I held a subscription to The Magazine of Fantasy and Science Fiction for many years. The May 1990 issue opened with “The Spiral Dance” by R Garcia y Robertson. Anne, formerly the Countess of Northumberland but lately a traitor to Queen Elizabeth, is living in exile in Scotland under the protection of an outlawed border lord and a handsome stock thief named Jock of the Syde, who isn’t an ordinary man. After the May Day festivities, the Protestant minister accuses Anne and her maid of witchcraft, tortures them hideously and condemns them to death. Only when Anne is pressed to her limit does she understand that true salvation and abiding love can be found in the release of the dance. I’ve loved stories of the British Isles all my life, and this story drew me in the same way Celtic pipes will force my feet to leap into dance. Not only does this story stir the soul, but it also depicts love not as an idealized fantasy but as the difficult and complicated process it must be to be real.
It was easy for me to recall a number of genre short stories that I love, from some of the tales that got me hooked in high school to some more recent favorites. I thought of nine stories pretty quickly, but then came the hard part: figuring out why I loved them so much! So, I chose five of them to highlight because the elements that make them so memorable emerge from different parts of my fannish/writerly life.
“If This Goes On…” by Robert Heinlein: Yes, technically, a novella, but I first read it in The Past Through Tomorrow, which is a short story collection, so I include it here for that reason, and for the powerful influence it had when I read it in 1981. I had just started reading SF beyond the Star Wars novelization/pulp stage and Heinlein was both accessible and thought-provoking to me. The story is memorable partly because of my strong identification with John Lyle’s conflicts, and partly because it appealed to my own growing dislike of authority and religious arrogance. As a sophomore in high school whose family had recently broken with a fundamentalist church, the story’s theme of rebellion was extremely resonant for me. It gave me some food for thought (which was greedily consumed when, a few months later, I saw a second-run showing of Life of Brian and finally shook off my feelings of guilt and duty towards the church I had been taken away from) and was also very entertaining. Heinlein’s prose flowed well, which I appreciated more as I got older, and it is hard to read it without looking back at my teenage years and reflecting on how stories like this kept me sane and gave me other worlds to ponder in an otherwise horrid adolescence.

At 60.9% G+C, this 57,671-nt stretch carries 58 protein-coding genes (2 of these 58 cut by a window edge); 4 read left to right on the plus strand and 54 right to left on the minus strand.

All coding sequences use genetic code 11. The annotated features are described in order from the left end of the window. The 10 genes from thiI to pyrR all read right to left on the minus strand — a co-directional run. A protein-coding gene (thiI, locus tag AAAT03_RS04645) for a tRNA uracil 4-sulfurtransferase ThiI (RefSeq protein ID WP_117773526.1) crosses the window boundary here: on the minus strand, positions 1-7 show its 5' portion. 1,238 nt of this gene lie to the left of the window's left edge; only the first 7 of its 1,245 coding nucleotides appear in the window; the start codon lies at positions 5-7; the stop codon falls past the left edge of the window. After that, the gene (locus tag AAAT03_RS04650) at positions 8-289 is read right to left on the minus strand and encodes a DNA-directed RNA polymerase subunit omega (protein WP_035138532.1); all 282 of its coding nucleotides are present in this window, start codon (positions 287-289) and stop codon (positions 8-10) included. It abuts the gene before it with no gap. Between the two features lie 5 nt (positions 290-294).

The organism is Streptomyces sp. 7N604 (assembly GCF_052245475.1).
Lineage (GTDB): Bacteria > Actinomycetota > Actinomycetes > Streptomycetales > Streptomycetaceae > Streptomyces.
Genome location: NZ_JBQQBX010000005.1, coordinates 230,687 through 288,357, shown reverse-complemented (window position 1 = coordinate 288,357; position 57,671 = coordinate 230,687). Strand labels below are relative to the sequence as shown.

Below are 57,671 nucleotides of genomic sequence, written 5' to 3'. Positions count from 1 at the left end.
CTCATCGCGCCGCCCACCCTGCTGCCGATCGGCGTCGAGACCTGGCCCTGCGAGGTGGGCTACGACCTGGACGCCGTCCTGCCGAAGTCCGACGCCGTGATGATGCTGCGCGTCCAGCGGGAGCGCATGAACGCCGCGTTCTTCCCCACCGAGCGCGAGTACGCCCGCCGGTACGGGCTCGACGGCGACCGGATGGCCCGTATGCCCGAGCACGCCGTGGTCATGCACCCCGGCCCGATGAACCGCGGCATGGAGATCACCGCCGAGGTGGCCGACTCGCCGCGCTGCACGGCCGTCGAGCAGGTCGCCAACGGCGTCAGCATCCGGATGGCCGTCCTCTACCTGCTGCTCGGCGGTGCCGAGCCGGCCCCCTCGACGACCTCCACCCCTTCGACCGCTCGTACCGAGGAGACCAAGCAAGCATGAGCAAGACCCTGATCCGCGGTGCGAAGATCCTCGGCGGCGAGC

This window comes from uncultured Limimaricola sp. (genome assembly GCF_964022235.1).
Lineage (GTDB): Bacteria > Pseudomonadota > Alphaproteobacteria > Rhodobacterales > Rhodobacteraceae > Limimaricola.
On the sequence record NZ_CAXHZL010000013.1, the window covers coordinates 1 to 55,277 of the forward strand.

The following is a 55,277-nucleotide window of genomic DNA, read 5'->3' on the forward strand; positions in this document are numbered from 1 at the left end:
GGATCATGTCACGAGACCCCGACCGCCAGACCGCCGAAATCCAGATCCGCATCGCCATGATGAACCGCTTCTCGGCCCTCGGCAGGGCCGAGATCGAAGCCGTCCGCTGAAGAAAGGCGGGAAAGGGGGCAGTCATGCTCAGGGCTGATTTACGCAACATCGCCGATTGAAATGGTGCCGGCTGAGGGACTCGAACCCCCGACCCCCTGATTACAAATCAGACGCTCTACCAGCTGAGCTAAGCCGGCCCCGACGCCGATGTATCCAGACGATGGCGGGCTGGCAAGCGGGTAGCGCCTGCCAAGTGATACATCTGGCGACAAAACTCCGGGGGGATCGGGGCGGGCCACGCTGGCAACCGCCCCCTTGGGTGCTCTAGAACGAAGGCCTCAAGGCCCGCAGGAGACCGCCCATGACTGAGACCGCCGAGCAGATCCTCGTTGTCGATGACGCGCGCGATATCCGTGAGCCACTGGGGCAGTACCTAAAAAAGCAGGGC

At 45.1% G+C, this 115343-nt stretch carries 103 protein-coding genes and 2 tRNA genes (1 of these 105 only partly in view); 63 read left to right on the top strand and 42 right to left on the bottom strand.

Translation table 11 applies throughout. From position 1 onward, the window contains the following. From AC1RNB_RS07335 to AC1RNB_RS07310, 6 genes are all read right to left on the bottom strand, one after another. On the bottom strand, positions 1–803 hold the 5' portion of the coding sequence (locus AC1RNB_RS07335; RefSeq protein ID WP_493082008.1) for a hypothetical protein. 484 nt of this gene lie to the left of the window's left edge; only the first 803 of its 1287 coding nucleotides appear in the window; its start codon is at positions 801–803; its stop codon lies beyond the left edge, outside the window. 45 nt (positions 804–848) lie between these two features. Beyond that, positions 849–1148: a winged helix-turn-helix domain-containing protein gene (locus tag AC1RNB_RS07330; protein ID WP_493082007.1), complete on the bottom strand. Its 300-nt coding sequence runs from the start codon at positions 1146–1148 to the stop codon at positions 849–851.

“I Have No Mouth and I Must Scream,” by Harlan Ellison: This was my first encounter with Harlan Ellison’s work. It scared the crap out of me. I couldn’t read it again for months after, because of the sense of utter powerlessness and insanity that is shoved into your eyes by the story’s words. Unsparingly cruel details, humans degraded to the point of inhumanity, and no happy ending. After reading several years’ worth of SF and Fantasy where the heroes usually won, even at great cost, I was genuinely disturbed by this tale of an omniscient supercomputer taken over by hatred. When I finally did re-read it I tried to find the silver lining in the protagonist’s fate, some little glittery pebble of hope in the sea of torment, but it wasn’t there. And that was the point. It took some time for me to realize that this was a valid point, but once I did, I saw that I could look at the unhappy endings in my own life in a way that helped me deal with them, rather than flee from them. SF changed from being my sanctuary of escape to being a place of reflection, and Ellison’s work became a major influence on my writing, teaching me more about life and wordcraft than just about any other author.